Public Health Risks: Inadequate handling of biowaste, such as improper disposal or open dumping, can create breeding grounds for disease vectors like rodents and insects. This poses risks to public health as these vectors can transmit diseases to humans.

WMW talked with circular economy expert Marco Ricci about the necessity of a separate biowaste collection and best practices. Mr Ricci has a focus on biowaste collection and recycling both in Italy on behalf of CIC (the Italian Composting and Biogas Consortium) and worldwide for ISWA (the International Solid Waste Association).

Why is the proper collection and disposal of biowaste so important?

Proper collection allows significant amounts of MSW to be collected separately and thus increases recycling rates in towns and cities significantly. In many cities biowaste accounts between 30 and 50% of all MSW generated. In addition, collecting biowaste efficiently, makes also the collection of other waste streams (such as packaging waste or residual waste) easier.

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What are the primary challenges associated with the collection of biowaste?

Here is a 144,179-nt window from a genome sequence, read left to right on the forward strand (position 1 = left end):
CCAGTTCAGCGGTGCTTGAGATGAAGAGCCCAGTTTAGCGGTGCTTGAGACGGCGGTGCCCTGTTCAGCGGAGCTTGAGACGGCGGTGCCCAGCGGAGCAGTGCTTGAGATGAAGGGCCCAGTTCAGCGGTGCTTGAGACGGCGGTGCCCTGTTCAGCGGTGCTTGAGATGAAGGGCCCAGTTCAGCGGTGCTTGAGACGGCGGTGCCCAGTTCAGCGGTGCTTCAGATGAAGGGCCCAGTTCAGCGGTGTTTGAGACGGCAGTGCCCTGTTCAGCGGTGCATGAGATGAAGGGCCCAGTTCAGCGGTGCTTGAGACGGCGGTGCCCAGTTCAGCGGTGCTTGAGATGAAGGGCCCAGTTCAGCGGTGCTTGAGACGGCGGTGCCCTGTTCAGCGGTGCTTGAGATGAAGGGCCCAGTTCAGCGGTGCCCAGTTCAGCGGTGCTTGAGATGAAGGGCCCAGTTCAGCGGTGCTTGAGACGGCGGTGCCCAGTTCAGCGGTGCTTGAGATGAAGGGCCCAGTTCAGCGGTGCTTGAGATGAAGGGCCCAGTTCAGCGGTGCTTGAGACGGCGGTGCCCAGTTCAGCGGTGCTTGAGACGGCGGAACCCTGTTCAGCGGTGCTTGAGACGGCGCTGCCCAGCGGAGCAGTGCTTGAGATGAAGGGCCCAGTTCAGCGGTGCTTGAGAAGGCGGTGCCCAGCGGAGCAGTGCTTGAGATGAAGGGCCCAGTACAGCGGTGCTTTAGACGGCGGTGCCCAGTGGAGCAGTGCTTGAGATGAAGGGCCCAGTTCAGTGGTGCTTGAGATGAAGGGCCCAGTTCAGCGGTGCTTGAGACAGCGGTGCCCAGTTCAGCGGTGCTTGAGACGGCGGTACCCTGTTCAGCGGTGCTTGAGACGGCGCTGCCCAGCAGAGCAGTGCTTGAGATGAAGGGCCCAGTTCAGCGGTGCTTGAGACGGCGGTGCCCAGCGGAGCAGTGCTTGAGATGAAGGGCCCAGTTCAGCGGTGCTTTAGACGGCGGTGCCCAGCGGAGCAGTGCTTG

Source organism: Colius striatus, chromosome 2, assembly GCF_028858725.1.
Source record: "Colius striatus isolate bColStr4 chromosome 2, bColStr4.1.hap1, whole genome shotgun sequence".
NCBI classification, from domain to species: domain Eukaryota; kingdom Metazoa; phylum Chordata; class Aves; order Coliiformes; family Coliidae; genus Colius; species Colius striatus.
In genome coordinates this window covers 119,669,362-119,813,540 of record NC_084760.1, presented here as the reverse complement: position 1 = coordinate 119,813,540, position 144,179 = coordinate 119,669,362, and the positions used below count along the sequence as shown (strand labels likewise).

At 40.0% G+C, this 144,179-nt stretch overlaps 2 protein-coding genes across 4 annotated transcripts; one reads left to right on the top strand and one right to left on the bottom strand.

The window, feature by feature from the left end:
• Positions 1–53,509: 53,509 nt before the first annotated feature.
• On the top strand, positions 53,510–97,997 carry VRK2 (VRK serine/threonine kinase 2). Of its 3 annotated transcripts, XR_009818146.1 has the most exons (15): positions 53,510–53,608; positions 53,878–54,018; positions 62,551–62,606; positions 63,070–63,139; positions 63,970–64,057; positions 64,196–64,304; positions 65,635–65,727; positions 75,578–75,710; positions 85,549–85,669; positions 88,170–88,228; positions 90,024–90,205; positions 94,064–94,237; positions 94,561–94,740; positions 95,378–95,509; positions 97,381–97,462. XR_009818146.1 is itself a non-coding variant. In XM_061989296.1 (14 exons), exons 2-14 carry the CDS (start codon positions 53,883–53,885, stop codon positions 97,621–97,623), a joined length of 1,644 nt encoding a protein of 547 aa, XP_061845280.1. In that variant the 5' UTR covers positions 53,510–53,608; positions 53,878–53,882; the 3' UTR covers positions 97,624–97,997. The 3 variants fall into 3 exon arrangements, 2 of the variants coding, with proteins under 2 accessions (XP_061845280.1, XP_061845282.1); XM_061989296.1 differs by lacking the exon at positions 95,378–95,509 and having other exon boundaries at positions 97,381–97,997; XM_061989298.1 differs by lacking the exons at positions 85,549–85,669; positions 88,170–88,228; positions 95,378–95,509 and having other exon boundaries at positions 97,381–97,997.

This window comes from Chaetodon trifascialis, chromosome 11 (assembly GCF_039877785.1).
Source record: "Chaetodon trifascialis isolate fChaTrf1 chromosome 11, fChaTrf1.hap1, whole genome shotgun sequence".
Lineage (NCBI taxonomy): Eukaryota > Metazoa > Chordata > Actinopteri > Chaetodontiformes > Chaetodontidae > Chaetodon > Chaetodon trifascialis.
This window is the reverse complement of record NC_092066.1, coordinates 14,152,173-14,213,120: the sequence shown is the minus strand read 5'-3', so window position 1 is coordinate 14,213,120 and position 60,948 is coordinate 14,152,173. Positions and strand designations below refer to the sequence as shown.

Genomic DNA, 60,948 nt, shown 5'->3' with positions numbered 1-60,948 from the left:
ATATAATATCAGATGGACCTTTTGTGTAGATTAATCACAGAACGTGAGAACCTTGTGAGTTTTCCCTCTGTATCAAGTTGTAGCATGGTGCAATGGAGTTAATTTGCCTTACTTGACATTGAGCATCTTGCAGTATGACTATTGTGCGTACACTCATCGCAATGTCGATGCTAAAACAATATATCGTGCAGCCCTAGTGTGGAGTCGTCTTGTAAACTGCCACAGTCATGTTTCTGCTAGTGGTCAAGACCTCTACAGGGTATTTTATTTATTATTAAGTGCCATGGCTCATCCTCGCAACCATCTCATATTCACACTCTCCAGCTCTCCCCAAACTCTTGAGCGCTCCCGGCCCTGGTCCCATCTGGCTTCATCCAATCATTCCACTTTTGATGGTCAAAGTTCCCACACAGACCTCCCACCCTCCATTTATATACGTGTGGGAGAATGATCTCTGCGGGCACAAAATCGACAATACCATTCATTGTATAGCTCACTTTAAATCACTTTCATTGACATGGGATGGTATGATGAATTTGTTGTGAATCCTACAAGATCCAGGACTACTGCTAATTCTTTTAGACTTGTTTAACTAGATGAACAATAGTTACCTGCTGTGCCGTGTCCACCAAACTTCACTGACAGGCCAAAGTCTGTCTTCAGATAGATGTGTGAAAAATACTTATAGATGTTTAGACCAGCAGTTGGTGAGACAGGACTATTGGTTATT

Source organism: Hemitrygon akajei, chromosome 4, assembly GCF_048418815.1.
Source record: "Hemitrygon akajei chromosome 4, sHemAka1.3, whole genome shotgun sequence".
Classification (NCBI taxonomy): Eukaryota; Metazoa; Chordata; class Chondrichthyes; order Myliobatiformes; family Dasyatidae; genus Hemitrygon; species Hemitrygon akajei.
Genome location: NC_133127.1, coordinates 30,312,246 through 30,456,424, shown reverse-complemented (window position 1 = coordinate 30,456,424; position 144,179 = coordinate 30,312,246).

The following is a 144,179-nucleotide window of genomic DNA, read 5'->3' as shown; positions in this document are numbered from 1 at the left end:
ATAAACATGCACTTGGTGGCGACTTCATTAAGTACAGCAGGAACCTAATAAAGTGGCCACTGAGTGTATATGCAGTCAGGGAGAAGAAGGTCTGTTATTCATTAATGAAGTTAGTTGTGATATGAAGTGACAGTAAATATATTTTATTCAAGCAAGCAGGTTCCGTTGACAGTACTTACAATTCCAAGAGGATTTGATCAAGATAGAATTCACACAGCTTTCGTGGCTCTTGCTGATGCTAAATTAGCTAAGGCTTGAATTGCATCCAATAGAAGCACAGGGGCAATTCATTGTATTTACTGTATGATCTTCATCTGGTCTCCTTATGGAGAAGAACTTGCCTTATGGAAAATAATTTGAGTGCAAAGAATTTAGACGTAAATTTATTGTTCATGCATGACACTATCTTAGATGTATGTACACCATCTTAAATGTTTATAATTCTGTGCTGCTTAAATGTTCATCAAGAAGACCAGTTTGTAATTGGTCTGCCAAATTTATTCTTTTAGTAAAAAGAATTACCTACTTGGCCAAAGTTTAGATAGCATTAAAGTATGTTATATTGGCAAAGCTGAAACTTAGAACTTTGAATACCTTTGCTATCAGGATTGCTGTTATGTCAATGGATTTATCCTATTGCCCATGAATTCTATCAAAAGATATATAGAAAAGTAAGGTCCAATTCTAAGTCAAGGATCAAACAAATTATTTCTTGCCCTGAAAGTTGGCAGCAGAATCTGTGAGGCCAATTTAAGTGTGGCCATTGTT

Biowaste and especially kitchen waste with large shares of food waste is high in moisture and fast in rotting; therefore, there is a need to make the scheme for households convenient, clean and easy to manage.

How do you ensure the segregation of biowaste from other types of waste during collection processes?

One aspect is to make the frequencies of collection higher than those of other waste streams such as residual waste or packaging waste. This induces households to deliver most of their biowaste into the bio-bin.

What methods or technologies do you think are effective for collecting biowaste in urban areas?

The most effective approach is a collection at the doorstep of kitchen waste; it shows the best results in terms of quantities (per capita) and of quality (reducing the contaminants collected with organic waste). It’s an approach followed by a number of cities in Europe such as Milan, Bratislava, Munich and many others.

Related article: 10 questions about odour emissions control at composting plants

Marco Ricci
Circular Economy Expert Marco Ricci - © zVg